BARRINGTON — For 26 years, school crossing guard Fred Welstead stood sentry on busy suburban streets, safely guiding children walking and cycling to and from school with a watchful eye, a gentle smile and a hand stop sign.
“The kids are basically well-behaved, very courteous, and they always say ‘thank you,'” said Welstead, a Korean War veteran and retired commercial photographer, who recently celebrated his 89th birthday at his guardhouse on Lake Cook Road in Barington.
The arrival of the COVID-19 pandemic and the closure of Illinois schools in March 2020 sidelined Welstead from his brigadier gig. He is excited to resume his regular activities, which begin at 4:45 a.m., when he wakes up at the Mundelein ranch house he once shared with his wife and two sons.
Welstead, whose wife, Phyliss, died in 2010 after nearly 50 years of marriage, has lived alone these days since the death of his 17-year-old poodle, Remy, a dear friend who was never far from him.
Although Welstead loves his religious community and stops by the local senior center, where he had fish dinner on a recent afternoon, he said his job as a school crossing guard gives meaning and purpose to his weekdays. , which are punctuated by two shifts – before school. and after school – at his post adjacent to Arnett C. Lines Elementary School and Barrington Middle School Station Campus.
Welstead is usually on the scene long before the students start arriving, and in cold weather he can be seen waiting in his green SUV or red Cadillac, before emerging in his parka and neon yellow vest ready to start. his shift.
A critical shortage of school crossing guards across the United States underscores the appreciation of reliable, experienced workers like Welstead, especially given the benefits walking and biking to school have on students’ physical and emotional health, said Cassandra Isidro, executive director of the Fairfax, Virginia-based Safe Routes Partnership.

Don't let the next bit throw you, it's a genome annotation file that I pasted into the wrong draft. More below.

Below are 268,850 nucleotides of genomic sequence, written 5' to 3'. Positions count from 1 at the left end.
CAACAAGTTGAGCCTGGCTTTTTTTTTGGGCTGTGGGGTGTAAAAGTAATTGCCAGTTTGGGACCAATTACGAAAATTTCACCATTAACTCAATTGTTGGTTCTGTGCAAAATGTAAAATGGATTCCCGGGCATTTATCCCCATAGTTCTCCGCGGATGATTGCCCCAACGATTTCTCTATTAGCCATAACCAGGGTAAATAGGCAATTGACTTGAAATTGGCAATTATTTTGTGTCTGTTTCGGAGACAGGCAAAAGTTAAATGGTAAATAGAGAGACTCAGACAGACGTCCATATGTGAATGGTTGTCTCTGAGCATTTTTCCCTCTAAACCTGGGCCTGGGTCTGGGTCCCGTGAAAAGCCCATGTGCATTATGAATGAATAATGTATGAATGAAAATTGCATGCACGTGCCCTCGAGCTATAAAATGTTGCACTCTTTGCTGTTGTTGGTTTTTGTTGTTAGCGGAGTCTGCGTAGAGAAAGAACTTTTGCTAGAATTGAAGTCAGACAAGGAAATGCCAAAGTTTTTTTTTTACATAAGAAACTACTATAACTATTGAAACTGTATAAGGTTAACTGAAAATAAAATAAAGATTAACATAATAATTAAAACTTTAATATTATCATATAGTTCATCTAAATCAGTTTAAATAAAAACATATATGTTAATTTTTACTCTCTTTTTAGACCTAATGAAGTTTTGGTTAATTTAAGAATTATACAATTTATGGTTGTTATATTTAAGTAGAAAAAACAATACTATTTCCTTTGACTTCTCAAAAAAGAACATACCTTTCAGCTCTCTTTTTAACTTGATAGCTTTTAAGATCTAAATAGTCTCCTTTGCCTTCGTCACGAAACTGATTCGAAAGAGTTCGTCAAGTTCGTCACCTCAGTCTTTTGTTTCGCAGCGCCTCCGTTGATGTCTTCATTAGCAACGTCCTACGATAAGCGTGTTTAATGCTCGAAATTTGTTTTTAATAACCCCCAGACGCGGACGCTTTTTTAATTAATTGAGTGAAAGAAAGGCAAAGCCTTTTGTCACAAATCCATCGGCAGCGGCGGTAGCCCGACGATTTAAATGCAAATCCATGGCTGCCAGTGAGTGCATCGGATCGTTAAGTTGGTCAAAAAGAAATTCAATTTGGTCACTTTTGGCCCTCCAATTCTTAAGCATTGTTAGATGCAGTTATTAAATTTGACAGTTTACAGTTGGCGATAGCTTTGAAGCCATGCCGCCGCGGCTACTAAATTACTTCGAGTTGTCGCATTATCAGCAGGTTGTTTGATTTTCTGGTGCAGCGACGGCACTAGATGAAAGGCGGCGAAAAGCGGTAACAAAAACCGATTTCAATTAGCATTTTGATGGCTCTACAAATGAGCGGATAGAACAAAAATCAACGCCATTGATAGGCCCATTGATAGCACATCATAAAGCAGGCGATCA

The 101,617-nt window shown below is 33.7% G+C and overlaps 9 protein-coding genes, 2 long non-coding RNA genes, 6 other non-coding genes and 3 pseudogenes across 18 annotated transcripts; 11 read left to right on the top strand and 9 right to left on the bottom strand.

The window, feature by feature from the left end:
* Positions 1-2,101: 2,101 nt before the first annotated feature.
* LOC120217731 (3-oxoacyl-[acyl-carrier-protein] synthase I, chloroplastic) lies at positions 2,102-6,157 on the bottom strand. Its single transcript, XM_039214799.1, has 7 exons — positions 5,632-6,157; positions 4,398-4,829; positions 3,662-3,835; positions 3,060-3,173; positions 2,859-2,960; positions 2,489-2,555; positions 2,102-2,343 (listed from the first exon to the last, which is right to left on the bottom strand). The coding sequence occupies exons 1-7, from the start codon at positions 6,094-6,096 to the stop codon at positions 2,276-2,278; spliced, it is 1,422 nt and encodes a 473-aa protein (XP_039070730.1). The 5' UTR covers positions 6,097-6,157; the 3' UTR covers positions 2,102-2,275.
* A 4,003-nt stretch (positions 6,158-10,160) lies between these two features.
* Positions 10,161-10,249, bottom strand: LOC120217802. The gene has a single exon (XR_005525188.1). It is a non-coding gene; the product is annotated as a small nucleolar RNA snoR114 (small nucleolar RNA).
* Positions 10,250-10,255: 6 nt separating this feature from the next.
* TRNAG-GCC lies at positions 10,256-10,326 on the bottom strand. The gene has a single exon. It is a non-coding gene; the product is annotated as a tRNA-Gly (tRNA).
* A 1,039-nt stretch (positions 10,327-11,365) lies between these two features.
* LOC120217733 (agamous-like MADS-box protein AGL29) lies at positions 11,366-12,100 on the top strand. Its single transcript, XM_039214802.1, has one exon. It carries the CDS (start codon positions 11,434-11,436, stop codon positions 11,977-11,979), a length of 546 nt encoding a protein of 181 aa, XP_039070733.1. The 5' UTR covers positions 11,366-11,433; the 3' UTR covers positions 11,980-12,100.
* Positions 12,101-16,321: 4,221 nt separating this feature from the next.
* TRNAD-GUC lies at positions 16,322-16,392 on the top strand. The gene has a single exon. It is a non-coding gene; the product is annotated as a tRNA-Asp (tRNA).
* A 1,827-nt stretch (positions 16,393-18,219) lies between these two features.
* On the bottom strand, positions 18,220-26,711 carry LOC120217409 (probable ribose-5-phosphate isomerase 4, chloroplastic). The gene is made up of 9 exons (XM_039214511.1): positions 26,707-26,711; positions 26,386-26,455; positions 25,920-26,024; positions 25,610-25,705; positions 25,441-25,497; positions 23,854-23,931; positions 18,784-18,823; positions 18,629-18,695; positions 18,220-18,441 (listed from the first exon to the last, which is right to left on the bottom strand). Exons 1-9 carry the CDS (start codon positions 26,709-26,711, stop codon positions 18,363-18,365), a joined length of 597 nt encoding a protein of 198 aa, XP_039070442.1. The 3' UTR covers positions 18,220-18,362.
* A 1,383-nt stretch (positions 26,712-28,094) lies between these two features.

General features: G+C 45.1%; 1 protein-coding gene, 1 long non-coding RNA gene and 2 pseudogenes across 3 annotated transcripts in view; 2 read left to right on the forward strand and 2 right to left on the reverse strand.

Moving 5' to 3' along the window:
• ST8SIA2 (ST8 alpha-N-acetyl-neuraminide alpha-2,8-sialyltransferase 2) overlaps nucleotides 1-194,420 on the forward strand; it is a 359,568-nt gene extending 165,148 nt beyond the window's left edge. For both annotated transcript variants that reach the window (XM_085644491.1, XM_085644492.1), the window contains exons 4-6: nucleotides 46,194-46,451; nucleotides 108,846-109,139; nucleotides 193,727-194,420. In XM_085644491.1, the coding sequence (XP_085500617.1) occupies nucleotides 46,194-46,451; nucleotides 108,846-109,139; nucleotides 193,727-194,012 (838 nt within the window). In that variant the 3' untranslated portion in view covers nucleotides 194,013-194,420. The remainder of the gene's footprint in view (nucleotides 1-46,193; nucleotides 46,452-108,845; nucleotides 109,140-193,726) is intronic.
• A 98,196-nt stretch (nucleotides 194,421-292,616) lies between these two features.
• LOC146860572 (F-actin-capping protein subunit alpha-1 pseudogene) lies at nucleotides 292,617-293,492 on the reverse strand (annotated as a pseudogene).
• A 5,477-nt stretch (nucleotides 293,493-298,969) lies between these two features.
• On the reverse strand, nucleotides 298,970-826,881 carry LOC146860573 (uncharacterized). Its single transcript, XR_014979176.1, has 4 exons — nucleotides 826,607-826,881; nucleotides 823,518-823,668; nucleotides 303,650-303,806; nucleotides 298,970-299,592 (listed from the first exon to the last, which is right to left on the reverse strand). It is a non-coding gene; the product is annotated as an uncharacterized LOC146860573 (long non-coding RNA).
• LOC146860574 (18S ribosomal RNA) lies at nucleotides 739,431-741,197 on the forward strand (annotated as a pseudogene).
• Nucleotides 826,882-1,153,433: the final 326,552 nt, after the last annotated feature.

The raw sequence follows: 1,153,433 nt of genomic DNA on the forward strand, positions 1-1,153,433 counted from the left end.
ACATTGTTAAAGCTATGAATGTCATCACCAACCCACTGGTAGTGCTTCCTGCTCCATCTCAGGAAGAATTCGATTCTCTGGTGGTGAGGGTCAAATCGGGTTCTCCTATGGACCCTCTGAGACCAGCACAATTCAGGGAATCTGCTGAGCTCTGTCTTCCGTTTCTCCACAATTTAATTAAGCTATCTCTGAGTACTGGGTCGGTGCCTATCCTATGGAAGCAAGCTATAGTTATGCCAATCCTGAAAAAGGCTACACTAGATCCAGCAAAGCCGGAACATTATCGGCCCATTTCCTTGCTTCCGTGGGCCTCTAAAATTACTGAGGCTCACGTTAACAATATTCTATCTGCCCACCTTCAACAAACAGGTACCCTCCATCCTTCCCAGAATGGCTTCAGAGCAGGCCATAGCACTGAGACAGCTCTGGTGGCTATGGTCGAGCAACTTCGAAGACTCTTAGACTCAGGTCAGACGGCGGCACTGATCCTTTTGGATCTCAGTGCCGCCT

“School crossing guards have always been one of the least filled and most advertised positions, mostly because there aren’t a lot of hours and often a pretty low pay scale,” Isidro said.
“You need to find someone who is the kind of person who really loves work, who is not afraid of being cold and wet and who understands that the work is not easy,” Isidro added. .
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As a field supervisor at Andy Frain Services, Karisma Townsend visited Welstead, one of his employees, this month at his post to hand-deliver a birthday card and wish him well.
“Fred lived a good life and a long life, and you have to celebrate that,” Townsend said.
“It can be hard to find school crossing guards because it’s only about two hours a day, but I think that’s what keeps him going,” Townsend said. “He cares, he’s dedicated and he doesn’t take a day off unless he has a doctor’s appointment.”
The part-time job is a far cry from Welstead’s distinguished military service in the U.S. Air Force during the Korean War, which included photographing American planes that crashed or were shot down, and Jeeps that rolled over on bumpy roads.
After the war, Welstead briefly returned to his hometown of Napoleon, Ohio, before traveling to Los Angeles to study photography, and eventually moving to Chicago. Here he quickly found work photographing conventions and met the woman who would become his wife at a Bellwood nightclub.
Yet his memories of the war years and his photos of celebrities – he recalls meeting actors Dick Van Dyke and Mary Tyler Moore at a convention in Chicago – have faded over time. These days, Welstead said he remains focused on his health, including lifting weights at the Arlington Heights LA Fitness gym between shifts.
For Emily Kerous, a mother of three from Barrington, knowing that Welstead would be watching over her children as they crossed Lake Cook Road on their way to school helped her calm down during a recent operation.
“I knew he would be there at the crosswalk. … He’s always quick and always there,” Kerous said. “Rain or shine, Mr. Fred is there with such a kind, calm, pleasant presence.”
Kerous’ daughter Carrigan, 11, said: ‘Mr. Fred doesn’t talk much, but he’s very nice.
“One of the things I noticed is that he always waits for us to cross the street before letting traffic go,” she added.
Of course, Welstead’s birthday was also recognized by families from line and station schools, who decorated the school crossing guard’s post with balloons and delivered cards and cookies.
“Every student 4 and up now carries a cell phone. … Sometimes kids run into trees when texting, so I have to remind them to be careful,” said Welstead, who added that although he appreciates the students and their families, he has grown tired of the bad weather, and plans to leave his post at the end of the school year.
“I don’t think the kids have really changed much, but I would say they’ve become more courteous over time,” he said.
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